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Thursday, 06 August 2015


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Calm thyself lest you be overtaken with a case of the vapors and begin throwing things.

I will speak daggers to her, but use none.

If I was in the auditorium I would throw things, Whiters, I would!

And Uncle Mort, please, do use daggers - I'll hold your coat!

Quite a few years ago, went to the pictures (the cinema for those living in the south), and saw Elizabeth Taylor and Richard Burton in "The Taming Of The Shrew". To the best of my memory, the introduction included, "By William Shakespeare", followed by "additional dialogue by" (then the name of some Hollywood scriptwriter). Additional dialogue to Shakespeare! It appears the lack of respect, or understanding, of the Bard, has crossed the Atlantic and been absorbed by some little known theatrical luvvies/numpties. I understand Bandersnatch received glowing reviews, but I bet he couldn't beat the performance given by a South London youth theatre 8 or 9 years ago, who did "A Midsummer Night's Dream" using Shakespeare's words in a rap style. Mesmerising!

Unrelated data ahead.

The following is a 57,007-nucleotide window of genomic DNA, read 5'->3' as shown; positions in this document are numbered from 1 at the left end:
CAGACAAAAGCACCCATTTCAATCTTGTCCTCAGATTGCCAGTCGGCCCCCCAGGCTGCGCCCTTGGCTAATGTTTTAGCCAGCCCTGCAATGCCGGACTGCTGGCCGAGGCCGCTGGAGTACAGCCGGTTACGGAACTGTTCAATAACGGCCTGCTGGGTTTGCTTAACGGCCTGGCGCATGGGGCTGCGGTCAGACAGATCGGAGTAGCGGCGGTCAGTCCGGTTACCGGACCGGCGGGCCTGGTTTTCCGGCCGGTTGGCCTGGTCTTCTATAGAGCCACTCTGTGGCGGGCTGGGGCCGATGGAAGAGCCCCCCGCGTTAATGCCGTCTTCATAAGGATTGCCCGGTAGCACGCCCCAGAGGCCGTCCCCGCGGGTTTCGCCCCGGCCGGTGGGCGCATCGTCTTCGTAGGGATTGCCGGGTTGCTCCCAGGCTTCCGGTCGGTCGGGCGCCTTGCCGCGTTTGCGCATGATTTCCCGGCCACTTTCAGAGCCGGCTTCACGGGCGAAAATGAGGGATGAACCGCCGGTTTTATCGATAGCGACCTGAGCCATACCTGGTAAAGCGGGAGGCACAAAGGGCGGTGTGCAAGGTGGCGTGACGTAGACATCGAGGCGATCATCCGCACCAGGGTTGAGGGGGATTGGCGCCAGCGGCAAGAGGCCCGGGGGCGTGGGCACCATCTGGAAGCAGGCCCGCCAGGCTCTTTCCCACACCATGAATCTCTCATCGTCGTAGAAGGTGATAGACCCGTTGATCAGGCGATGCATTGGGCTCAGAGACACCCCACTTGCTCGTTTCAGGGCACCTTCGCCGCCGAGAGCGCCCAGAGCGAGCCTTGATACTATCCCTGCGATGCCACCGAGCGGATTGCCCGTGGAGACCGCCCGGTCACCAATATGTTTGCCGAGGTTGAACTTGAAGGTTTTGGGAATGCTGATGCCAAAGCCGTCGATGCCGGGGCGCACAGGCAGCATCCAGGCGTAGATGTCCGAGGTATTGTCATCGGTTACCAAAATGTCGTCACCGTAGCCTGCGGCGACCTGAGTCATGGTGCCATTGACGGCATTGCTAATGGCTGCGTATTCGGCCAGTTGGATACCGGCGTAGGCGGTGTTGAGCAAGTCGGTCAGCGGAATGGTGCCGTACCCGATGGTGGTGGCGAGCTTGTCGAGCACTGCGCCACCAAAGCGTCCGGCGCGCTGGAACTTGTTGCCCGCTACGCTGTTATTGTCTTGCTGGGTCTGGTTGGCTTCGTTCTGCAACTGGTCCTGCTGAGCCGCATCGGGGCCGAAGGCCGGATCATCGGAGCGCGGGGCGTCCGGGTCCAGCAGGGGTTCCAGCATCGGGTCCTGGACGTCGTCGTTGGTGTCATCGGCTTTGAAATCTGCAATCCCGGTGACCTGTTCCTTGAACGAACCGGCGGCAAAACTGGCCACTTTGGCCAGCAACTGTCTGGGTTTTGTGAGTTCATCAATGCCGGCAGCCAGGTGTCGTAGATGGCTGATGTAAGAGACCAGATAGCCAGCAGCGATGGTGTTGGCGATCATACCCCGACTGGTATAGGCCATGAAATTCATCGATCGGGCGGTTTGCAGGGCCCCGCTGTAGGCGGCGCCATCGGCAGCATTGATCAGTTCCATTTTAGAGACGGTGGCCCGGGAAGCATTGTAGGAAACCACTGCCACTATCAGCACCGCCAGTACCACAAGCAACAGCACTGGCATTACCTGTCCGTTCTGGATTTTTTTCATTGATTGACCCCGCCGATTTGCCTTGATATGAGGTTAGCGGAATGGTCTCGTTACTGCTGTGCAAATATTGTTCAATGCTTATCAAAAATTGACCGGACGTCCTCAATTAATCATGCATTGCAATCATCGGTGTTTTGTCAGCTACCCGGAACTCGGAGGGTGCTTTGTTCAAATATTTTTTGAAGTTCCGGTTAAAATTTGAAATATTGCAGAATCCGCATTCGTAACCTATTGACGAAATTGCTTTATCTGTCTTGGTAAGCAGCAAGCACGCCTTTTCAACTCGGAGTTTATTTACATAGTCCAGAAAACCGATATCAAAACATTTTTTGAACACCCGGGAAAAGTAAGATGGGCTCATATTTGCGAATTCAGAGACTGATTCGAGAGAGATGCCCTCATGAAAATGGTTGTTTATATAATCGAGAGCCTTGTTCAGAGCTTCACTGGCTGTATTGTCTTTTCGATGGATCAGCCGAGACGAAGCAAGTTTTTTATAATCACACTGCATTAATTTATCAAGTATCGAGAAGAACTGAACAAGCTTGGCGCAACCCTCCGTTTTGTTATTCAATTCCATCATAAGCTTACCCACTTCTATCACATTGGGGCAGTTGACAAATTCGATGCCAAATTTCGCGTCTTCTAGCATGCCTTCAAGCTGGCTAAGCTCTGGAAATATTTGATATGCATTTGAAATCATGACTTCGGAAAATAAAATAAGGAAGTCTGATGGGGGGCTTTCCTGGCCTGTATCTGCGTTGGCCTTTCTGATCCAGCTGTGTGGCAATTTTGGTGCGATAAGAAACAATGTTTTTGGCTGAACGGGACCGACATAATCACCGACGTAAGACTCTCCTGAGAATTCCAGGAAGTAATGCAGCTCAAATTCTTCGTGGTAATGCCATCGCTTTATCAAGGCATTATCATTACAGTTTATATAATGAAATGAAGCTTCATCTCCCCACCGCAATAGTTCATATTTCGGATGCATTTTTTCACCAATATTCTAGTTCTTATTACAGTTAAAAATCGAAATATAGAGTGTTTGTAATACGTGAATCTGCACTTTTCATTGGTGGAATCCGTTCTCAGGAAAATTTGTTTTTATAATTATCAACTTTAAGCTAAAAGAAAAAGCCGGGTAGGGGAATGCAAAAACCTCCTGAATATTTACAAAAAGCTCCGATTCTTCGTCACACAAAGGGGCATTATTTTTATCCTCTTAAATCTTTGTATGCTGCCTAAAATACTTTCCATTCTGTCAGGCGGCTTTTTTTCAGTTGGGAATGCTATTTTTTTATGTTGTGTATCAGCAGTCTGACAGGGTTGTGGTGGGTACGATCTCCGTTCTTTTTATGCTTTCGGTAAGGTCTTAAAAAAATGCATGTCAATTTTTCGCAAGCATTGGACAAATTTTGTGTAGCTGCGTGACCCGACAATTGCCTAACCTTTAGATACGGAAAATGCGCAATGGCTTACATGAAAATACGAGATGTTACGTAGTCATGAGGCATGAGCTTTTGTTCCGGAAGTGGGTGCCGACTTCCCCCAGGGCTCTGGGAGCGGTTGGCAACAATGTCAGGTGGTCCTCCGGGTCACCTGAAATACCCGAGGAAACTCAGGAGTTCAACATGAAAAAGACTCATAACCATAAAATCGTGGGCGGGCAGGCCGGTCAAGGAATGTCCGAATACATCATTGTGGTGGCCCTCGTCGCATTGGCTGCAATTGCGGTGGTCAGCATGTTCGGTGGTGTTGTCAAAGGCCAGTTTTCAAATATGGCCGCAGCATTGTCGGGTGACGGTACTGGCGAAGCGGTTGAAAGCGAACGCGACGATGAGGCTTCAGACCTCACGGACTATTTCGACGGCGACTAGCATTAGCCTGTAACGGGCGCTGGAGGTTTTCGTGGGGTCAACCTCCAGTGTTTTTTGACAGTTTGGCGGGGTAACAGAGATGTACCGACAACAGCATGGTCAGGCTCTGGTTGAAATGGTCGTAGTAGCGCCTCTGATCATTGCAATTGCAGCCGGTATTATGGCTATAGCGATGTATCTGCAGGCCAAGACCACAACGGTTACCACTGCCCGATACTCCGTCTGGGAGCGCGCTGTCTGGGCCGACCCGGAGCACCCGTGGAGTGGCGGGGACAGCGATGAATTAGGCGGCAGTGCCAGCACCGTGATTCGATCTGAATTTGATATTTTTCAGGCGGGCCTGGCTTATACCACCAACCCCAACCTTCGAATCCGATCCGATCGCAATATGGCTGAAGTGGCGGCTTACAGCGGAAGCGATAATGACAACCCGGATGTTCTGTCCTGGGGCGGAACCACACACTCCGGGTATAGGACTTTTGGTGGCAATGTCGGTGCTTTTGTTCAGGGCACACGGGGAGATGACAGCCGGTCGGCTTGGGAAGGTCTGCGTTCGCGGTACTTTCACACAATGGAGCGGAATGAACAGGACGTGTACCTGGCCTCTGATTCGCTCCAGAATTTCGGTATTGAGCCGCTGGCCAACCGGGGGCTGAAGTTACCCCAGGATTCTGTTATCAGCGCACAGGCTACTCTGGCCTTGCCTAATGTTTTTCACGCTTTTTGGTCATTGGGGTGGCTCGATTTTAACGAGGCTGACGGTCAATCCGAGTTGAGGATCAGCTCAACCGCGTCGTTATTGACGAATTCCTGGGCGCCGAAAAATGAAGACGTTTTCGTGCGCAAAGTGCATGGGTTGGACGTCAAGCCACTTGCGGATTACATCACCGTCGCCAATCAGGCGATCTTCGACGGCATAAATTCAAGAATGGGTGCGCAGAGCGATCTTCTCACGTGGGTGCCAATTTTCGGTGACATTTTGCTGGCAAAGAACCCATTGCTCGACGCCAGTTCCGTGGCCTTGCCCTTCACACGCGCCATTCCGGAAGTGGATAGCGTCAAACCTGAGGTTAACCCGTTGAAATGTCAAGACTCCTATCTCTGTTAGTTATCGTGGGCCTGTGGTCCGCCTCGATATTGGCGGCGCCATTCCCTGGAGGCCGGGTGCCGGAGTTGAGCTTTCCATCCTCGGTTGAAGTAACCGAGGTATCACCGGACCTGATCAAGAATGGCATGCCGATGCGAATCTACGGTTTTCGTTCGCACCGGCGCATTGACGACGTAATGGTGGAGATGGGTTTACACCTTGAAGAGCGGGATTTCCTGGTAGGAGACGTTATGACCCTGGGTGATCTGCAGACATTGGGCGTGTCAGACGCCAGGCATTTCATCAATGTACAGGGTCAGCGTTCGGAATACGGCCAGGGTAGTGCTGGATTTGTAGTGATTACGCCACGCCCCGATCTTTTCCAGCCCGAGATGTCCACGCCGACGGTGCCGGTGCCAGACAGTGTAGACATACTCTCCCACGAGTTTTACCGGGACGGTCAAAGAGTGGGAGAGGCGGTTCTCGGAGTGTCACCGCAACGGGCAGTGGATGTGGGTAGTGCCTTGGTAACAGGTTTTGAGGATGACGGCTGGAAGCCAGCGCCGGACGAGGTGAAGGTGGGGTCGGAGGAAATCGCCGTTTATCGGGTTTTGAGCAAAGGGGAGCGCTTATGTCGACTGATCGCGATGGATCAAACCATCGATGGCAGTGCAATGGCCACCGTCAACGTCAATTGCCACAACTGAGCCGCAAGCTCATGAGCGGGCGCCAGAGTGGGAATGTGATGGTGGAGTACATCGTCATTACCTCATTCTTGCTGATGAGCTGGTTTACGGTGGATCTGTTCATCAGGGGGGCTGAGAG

David, I think you might be in good company?

I saw an eloquent interpretation of "A Midsummer night's dream" done via, of all things, a comic. Neil Gaiman's excellent series "The Sandman" covers an agreement between Morpheus of the Underworld, and William Shakespeare to write three plays for him. The highlight is the closing speech by Robin Goodfellow which was re-interpreted as a chilling reminder that fairies and mythical creatures can in fact be dark and menacing. The line "Else the Puck a liar call" is rendered as a "You're not going to dare to do that, are you?" one. Mind you, all this goes to prove that men can successfully put a new twist on Shakespeare and women can't (apparently), which is not where I was originally going... Have you never seen a successful, new vision of Shakespeare as produced by a woman, David? How about Prami's visionary adaptation of Shakespeare, lol?

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